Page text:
Emerald tree monitor

Common Name: Emerald tree monitor

Scientific Name: Varanus prasinus

The emerald tree monitor has long toes, extraordinarily sharp claws and feet covered in large scales specialised for gripping while climbing. Their tails which they use for support and climbing, are prehensile, and can grow to 1.75 times their body length.

The young are born looking identical to the adults, only smaller in size. Males and females are the same size when they first hatch but after a period of rapid growth females often stop or slow their growth whilst males continue to grow for months after. This results in the males being significantly larger than the females.

Found in humid, tropical environments, emerald tree monitors obtain most of their water from the air around them and remain in the trees even to lay their eggs.

Fast Facts

  • Status

    Least concern

  • Size

    67 cm female length 114 cm male length

  • Weight

    300 g

  • Gestation

    165 days

  • Young

    2 to 4

  • Life span

    up to 15 years in captivity

In the wild

Emerald tree monitors are primarily insectivores eating small invertebrates including katydids, grasshoppers centipedes, and spiders. They have, however, also been observed preying on small arboreal or semi-arboreal mammals such as rats.

Emerald tree monitors are arboreal reptiles, which means that they spend all their time in the trees. Their preferred habitat is rainforest, mangrove, and cocoa plantations in tropical lowland environments; ranging from the Torres Strait to islands adjacent to New Guinea.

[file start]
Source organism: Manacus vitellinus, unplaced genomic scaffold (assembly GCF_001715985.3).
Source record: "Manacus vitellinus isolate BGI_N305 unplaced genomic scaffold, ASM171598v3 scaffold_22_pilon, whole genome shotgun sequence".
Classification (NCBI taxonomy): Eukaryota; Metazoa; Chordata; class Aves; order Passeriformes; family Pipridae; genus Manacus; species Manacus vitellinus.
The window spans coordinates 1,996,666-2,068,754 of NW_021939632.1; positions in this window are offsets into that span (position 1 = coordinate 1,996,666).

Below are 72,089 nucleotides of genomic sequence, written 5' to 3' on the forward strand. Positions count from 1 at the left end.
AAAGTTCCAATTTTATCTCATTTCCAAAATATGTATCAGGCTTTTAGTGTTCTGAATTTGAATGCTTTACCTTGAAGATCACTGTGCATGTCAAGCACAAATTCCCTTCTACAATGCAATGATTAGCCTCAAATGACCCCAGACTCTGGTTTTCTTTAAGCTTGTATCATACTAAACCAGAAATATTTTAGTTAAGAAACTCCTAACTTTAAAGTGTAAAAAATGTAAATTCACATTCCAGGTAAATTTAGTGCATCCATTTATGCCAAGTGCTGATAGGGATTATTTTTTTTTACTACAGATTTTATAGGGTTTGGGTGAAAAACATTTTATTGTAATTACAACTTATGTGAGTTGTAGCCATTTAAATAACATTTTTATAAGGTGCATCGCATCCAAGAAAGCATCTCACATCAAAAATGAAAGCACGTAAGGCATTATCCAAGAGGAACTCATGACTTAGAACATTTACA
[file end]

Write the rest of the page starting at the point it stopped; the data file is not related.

Emerald tree monitors reach maturity at around 2 years from which time they can produce up to 3 clutches of eggs per year. Male emerald tree monitors have been observed displaying aggressive courtship behaviours after which mating occurs. Females lay 2-4 eggs after which there is no parental input.


In order to protect their eggs and young in those vulnerable early stages, females lay their eggs in arboreal termite nests, which not only offer a warm and humid environment for incubation but also provide a convenient food source for the lizards once they hatch. Hatchlings grow quickly, quadrupling in size in their first three months!

Emerald tree monitors are considered the apex predators in their habitats, as no species preys on a fully grown adult. However, snakes and birds will eat their eggs and hatchlings. Prized for their looks, they are sometimes victims of illegal poaching for the international pet trade.

Emerald tree monitors are protected under Appendix II of the Convention on International Trade in Endangered Species (CITES) providing some protection from the international pet trade. Currently, the biggest threat to these lizards is localised habitat loss, but as the emerald tree monitor is widespread and breed well in captivity, there are no specific conservation actions needed at this time.

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